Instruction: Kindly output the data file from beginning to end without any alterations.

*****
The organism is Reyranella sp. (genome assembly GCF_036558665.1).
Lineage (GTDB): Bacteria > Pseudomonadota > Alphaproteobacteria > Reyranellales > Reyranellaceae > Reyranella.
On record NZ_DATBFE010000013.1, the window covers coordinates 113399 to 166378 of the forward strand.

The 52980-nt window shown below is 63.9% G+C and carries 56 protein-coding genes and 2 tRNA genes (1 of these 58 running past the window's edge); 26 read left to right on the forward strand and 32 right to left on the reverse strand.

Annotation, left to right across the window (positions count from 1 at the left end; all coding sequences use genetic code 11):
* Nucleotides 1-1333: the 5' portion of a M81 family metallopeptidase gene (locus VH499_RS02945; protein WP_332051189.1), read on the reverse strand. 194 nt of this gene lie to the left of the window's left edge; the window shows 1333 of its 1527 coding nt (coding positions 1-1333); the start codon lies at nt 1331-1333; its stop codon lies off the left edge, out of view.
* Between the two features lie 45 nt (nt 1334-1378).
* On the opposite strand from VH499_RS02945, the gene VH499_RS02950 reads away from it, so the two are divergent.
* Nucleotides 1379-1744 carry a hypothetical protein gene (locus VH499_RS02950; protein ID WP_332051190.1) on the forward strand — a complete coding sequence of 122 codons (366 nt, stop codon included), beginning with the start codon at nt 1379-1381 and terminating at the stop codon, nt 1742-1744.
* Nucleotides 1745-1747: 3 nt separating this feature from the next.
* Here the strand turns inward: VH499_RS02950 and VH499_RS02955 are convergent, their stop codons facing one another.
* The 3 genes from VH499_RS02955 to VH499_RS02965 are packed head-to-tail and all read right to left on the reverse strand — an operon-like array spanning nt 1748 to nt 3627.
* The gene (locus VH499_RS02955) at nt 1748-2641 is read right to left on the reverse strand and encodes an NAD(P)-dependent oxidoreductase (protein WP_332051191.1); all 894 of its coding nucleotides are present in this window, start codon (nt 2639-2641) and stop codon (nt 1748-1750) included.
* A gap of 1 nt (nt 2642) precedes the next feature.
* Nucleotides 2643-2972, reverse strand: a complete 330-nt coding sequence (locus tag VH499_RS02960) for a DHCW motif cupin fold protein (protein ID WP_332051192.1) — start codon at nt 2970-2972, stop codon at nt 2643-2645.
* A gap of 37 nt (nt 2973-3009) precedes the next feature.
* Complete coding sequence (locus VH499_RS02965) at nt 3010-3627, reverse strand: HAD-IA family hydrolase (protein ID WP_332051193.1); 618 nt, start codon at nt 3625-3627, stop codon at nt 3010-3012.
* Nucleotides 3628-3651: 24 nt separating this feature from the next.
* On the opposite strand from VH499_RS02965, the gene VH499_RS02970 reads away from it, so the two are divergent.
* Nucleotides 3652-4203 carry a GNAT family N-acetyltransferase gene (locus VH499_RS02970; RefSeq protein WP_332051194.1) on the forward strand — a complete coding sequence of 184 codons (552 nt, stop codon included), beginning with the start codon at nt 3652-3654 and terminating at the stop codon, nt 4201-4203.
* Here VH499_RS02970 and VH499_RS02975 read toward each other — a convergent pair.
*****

The organism is Reyranella sp. (genome assembly GCF_036558665.1).
Lineage (GTDB): Bacteria > Pseudomonadota > Alphaproteobacteria > Reyranellales > Reyranellaceae > Reyranella.
On record NZ_DATBFE010000013.1, the window covers coordinates 113399 to 166378 of the forward strand.

The 52980-nt window shown below is 63.9% G+C and carries 56 protein-coding genes and 2 tRNA genes (1 of these 58 running past the window's edge); 26 read left to right on the forward strand and 32 right to left on the reverse strand.

Annotation, left to right across the window (positions count from 1 at the left end; all coding sequences use genetic code 11):
* Nucleotides 1-1333: the 5' portion of a M81 family metallopeptidase gene (locus VH499_RS02945; protein WP_332051189.1), read on the reverse strand. 194 nt of this gene lie to the left of the window's left edge; the window shows 1333 of its 1527 coding nt (coding positions 1-1333); the start codon lies at nt 1331-1333; its stop codon lies off the left edge, out of view.
* Between the two features lie 45 nt (nt 1334-1378).
* On the opposite strand from VH499_RS02945, the gene VH499_RS02950 reads away from it, so the two are divergent.
* Nucleotides 1379-1744 carry a hypothetical protein gene (locus VH499_RS02950; protein ID WP_332051190.1) on the forward strand — a complete coding sequence of 122 codons (366 nt, stop codon included), beginning with the start codon at nt 1379-1381 and terminating at the stop codon, nt 1742-1744.
* Nucleotides 1745-1747: 3 nt separating this feature from the next.
* Here the strand turns inward: VH499_RS02950 and VH499_RS02955 are convergent, their stop codons facing one another.
* The 3 genes from VH499_RS02955 to VH499_RS02965 are packed head-to-tail and all read right to left on the reverse strand — an operon-like array spanning nt 1748 to nt 3627.
* The gene (locus VH499_RS02955) at nt 1748-2641 is read right to left on the reverse strand and encodes an NAD(P)-dependent oxidoreductase (protein WP_332051191.1); all 894 of its coding nucleotides are present in this window, start codon (nt 2639-2641) and stop codon (nt 1748-1750) included.
* A gap of 1 nt (nt 2642) precedes the next feature.
* Nucleotides 2643-2972, reverse strand: a complete 330-nt coding sequence (locus tag VH499_RS02960) for a DHCW motif cupin fold protein (protein ID WP_332051192.1) — start codon at nt 2970-2972, stop codon at nt 2643-2645.
* A gap of 37 nt (nt 2973-3009) precedes the next feature.
* Complete coding sequence (locus VH499_RS02965) at nt 3010-3627, reverse strand: HAD-IA family hydrolase (protein ID WP_332051193.1); 618 nt, start codon at nt 3625-3627, stop codon at nt 3010-3012.
* Nucleotides 3628-3651: 24 nt separating this feature from the next.
* On the opposite strand from VH499_RS02965, the gene VH499_RS02970 reads away from it, so the two are divergent.
* Nucleotides 3652-4203 carry a GNAT family N-acetyltransferase gene (locus VH499_RS02970; RefSeq protein WP_332051194.1) on the forward strand — a complete coding sequence of 184 codons (552 nt, stop codon included), beginning with the start codon at nt 3652-3654 and terminating at the stop codon, nt 4201-4203.
* Here VH499_RS02970 and VH499_RS02975 read toward each other — a convergent pair.